Xbox One: Here’s What We Know About Microsoft’s New Console
Today Microsoft unveiled its next-gen console. Some of the rumors turned out to be spot-on. Others, not so much.
Today, Microsoft unveiled its new console, Xbox One, from its headquarters in Redmond, Washington. There’s still going to be news coming out between now and another announcement at E3 in June (which we’ll be at), but this is what we saw so far.
TV, TV, TV
This is just barely a gaming console. Microsoft is pitching it as something more like a Living Room Entertainment Box. For about half of today’s presentation, no games were even mentioned; instead, Microsoft opted to show the ways Xbox One is integrated with TV. It functions sort of like an amped-up Google TV: it’s a command center that hooks up to a cable box and allows you to control what’s happening on TV through gestures and voice control. You can switch between TV, games, and a web browser–all through a single system. Say “Xbox on” and the console fires up, then “Switch to TV” or “Switch to internet” and it flips over.
One big, controversial rumor was that the Xbox One would require an internet connection to play any games. That’s turned out to be both true and false. Your games are downloaded to the console’s hard drive, but certain features in certain games may require an internet connection. It’s up to the game-makers to decide if they want to use those.
[Update: According to Kotaku, you will need to connect to the internet at least once a day, even if you’re not looking to play a game online.]
But there are apparently some restrictions on used games. The first time you use a game, it gets tied up to your Xbox account. If you want to move that to other accounts, you’ll need to pay a fee.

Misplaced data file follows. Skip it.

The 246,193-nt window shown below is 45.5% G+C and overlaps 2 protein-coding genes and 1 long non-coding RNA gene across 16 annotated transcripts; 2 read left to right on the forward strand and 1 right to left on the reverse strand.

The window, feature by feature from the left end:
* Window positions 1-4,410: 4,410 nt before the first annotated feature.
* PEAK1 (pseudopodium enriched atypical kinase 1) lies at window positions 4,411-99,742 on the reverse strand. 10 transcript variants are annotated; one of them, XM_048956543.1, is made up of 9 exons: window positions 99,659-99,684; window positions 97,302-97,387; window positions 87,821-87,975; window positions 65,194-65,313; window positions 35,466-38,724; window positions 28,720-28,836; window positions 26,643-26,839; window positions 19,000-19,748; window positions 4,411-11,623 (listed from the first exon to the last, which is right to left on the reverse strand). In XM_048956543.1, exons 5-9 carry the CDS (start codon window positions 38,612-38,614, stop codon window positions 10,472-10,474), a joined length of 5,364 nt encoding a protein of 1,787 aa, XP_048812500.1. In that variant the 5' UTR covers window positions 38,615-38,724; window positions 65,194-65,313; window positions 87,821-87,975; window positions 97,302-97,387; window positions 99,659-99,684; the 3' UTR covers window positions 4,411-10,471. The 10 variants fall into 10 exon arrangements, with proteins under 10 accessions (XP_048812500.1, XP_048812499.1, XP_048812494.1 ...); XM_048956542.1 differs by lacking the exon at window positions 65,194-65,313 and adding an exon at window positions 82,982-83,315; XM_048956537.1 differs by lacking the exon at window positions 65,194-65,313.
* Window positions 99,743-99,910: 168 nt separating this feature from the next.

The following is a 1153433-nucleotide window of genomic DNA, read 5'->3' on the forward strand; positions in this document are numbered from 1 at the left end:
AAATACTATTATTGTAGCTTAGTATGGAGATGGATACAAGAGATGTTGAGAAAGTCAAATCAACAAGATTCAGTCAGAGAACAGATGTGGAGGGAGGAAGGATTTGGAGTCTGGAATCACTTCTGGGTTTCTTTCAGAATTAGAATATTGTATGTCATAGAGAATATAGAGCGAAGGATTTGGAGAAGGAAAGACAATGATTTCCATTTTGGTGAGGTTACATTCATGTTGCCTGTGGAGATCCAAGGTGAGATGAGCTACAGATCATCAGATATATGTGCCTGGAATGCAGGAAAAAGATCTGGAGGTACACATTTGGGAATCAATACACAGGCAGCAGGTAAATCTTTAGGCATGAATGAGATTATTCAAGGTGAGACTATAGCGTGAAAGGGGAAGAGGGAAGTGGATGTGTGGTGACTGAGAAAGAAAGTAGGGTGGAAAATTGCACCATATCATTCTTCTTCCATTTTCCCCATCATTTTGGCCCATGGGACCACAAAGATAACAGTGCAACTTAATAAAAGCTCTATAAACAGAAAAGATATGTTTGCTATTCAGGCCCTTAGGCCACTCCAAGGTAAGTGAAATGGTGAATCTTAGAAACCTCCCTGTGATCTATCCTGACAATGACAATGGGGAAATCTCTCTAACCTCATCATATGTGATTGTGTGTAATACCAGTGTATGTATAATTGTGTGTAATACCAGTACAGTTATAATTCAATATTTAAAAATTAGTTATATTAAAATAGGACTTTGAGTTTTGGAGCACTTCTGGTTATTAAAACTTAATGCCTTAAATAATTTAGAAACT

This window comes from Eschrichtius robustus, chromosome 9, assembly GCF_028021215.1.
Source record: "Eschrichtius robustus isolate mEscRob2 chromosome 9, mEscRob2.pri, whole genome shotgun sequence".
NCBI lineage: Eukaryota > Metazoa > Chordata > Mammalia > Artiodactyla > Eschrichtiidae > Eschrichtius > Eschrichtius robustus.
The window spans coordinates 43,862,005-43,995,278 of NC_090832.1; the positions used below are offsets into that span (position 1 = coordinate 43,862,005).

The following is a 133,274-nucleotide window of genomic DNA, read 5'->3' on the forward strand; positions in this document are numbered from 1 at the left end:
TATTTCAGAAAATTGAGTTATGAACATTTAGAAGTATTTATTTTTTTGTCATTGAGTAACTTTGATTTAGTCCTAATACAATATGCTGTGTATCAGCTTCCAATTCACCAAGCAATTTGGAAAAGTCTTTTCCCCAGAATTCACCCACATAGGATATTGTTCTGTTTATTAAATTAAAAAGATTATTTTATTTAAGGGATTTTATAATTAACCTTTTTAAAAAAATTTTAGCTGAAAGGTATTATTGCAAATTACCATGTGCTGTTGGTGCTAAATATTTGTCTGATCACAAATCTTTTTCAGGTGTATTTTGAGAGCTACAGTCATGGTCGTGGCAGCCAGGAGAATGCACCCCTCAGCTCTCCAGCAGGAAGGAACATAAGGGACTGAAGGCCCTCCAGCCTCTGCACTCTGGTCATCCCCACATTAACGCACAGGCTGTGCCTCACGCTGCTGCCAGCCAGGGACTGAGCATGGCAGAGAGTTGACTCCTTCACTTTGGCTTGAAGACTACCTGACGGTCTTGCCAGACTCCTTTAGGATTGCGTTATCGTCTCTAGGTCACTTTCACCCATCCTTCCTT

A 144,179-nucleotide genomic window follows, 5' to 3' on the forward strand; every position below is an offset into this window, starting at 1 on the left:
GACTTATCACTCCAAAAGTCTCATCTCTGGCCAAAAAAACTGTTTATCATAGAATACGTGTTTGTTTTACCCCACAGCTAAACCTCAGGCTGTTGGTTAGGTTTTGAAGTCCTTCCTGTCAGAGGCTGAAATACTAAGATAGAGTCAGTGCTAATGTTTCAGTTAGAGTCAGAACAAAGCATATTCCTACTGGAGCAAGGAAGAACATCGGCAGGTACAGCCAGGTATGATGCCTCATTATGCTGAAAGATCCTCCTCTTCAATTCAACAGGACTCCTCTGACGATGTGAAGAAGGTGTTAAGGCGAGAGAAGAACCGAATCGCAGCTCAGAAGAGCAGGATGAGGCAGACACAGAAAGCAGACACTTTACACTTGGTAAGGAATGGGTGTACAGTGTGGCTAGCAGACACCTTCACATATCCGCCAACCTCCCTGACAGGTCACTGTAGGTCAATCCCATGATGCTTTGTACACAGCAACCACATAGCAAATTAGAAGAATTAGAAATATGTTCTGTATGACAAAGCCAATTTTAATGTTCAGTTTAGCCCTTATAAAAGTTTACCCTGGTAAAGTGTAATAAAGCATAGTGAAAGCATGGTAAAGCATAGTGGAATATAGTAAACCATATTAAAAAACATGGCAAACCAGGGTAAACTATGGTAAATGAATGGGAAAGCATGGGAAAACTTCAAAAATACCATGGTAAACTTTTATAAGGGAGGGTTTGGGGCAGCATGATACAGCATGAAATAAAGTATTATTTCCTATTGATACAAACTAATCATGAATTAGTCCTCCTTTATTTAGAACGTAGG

This is actually a pretty major departure from the Xbox 360’s design at launch. The controller, as predicted, looks fairly similar, but the sleek black console-box is a far cry from the white-and-green 360 we saw before a black version was adopted. That makes sense: after all, if this is something meant to work as more than just a console, it needs to be able to disappear in the living room.
The Xbox did get a bump in power (obviously): it’ll have 8GB of RAM, USB 3.0, a fancy Blu-ray player, and an HDMI in port, but more interesting is probably the overhaul of Kinect. The Xbox’s motion-sensitive camera looks like it’ll be better at picking up movement, with a 1080p camera replacing the lower-res VGA sensor of the last generation. Microsoft also announced that the gadget would automatically respond to a specific user’s voice and movement patterns. In other words, it knows you, and just you. Apparently that new Kinect is a mandatory feature, too.
This is last for a reason. For better or worse, Microsoft seems to be backing off the idea of a console devoted only, or even mostly, to games. Even an announcement seemingly about the popular Halo game series ended up being an announcement about a live-action Halo TV series.
There’s a racing game (Forza Motorsport 5) and the new Call of Duty: Ghosts (in a promotional video, they made a big deal out of the game featuring a dog, for some reason). There’s also a partnership between Microsoft and EA for a slew of sports games, including the next edition of the popular FIFA series. More original franchises, they say, are on the way. We’ll probably see more when Microsoft takes to the more game-centric E3 next month for another announcement.